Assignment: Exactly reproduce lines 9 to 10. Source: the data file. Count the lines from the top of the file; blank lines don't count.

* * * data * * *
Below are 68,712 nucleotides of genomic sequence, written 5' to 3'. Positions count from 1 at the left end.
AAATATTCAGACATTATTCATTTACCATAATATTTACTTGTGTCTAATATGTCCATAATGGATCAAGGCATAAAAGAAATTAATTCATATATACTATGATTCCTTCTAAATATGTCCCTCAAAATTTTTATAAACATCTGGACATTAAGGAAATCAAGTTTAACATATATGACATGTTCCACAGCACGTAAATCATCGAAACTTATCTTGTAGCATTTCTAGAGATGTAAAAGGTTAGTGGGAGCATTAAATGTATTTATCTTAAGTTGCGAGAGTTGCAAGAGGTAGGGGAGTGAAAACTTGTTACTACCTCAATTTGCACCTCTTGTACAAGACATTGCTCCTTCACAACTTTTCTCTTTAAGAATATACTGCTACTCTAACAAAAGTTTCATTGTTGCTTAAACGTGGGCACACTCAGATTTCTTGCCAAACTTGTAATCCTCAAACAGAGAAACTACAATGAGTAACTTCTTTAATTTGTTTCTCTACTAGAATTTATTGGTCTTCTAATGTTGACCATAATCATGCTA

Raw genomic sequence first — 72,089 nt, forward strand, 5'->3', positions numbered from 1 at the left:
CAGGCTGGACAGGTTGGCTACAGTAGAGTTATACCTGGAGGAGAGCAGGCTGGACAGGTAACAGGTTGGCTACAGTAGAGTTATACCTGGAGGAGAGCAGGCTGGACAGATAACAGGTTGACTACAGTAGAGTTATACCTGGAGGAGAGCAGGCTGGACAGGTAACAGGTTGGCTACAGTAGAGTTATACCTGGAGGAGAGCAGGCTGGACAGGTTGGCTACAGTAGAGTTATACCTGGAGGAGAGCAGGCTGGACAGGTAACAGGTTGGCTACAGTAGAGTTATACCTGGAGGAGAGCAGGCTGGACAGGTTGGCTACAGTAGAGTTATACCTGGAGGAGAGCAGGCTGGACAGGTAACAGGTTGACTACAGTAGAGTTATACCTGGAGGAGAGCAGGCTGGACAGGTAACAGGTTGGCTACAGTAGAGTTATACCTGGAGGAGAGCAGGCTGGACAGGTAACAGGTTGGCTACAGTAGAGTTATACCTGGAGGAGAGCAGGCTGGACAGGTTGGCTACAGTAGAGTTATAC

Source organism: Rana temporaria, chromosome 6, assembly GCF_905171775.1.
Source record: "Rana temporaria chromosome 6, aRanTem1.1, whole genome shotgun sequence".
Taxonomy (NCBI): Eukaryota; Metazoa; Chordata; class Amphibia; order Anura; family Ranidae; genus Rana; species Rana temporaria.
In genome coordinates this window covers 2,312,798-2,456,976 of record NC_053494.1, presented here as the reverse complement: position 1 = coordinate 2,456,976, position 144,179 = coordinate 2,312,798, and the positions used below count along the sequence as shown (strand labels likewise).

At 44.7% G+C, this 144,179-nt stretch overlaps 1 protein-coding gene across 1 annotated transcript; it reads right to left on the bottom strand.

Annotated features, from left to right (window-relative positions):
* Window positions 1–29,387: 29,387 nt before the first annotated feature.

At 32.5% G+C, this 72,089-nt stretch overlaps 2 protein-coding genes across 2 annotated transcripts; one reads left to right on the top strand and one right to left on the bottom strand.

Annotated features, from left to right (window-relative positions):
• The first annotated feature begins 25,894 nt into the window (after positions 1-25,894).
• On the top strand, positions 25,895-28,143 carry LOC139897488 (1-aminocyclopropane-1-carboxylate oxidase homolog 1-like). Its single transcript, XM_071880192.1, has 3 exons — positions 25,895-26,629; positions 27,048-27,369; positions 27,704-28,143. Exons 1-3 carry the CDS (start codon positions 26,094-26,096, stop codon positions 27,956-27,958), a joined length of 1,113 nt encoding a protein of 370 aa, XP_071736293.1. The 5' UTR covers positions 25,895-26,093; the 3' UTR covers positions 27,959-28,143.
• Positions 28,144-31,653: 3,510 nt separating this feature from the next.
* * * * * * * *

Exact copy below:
At 44.7% G+C, this 144,179-nt stretch overlaps 1 protein-coding gene across 1 annotated transcript; it reads right to left on the bottom strand.

Annotated features, from left to right (window-relative positions):